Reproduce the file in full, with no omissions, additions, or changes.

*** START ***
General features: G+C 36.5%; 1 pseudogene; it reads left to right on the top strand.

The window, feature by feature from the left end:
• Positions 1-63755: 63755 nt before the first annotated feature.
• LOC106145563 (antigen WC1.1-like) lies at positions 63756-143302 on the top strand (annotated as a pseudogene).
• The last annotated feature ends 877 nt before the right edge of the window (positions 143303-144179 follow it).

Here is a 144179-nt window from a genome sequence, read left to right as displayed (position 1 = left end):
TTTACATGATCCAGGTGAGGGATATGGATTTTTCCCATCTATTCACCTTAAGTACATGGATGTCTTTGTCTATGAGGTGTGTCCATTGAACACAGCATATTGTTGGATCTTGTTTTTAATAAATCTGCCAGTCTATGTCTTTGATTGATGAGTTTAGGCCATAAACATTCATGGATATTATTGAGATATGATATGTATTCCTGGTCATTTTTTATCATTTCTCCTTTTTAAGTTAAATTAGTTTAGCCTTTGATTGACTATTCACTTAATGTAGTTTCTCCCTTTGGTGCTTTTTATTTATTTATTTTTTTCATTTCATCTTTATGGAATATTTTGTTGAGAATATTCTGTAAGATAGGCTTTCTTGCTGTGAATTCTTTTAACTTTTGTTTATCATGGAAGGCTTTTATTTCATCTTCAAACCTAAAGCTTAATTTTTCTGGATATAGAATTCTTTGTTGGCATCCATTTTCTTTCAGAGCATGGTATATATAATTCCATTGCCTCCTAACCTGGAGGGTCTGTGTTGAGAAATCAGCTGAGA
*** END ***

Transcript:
General features: G+C 36.5%; 1 pseudogene; it reads left to right on the top strand.

The window, feature by feature from the left end:
• Positions 1-63755: 63755 nt before the first annotated feature.
• LOC106145563 (antigen WC1.1-like) lies at positions 63756-143302 on the top strand (annotated as a pseudogene).
• The last annotated feature ends 877 nt before the right edge of the window (positions 143303-144179 follow it).

Here is a 144179-nt window from a genome sequence, read left to right as displayed (position 1 = left end):
TTTACATGATCCAGGTGAGGGATATGGATTTTTCCCATCTATTCACCTTAAGTACATGGATGTCTTTGTCTATGAGGTGTGTCCATTGAACACAGCATATTGTTGGATCTTGTTTTTAATAAATCTGCCAGTCTATGTCTTTGATTGATGAGTTTAGGCCATAAACATTCATGGATATTATTGAGATATGATATGTATTCCTGGTCATTTTTTATCATTTCTCCTTTTTAAGTTAAATTAGTTTAGCCTTTGATTGACTATTCACTTAATGTAGTTTCTCCCTTTGGTGCTTTTTATTTATTTATTTTTTTCATTTCATCTTTATGGAATATTTTGTTGAGAATATTCTGTAAGATAGGCTTTCTTGCTGTGAATTCTTTTAACTTTTGTTTATCATGGAAGGCTTTTATTTCATCTTCAAACCTAAAGCTTAATTTTTCTGGATATAGAATTCTTTGTTGGCATCCATTTTCTTTCAGAGCATGGTATATATAATTCCATTGCCTCCTAACCTGGAGGGTCTGTGTTGAGAAATCAGCTGAGA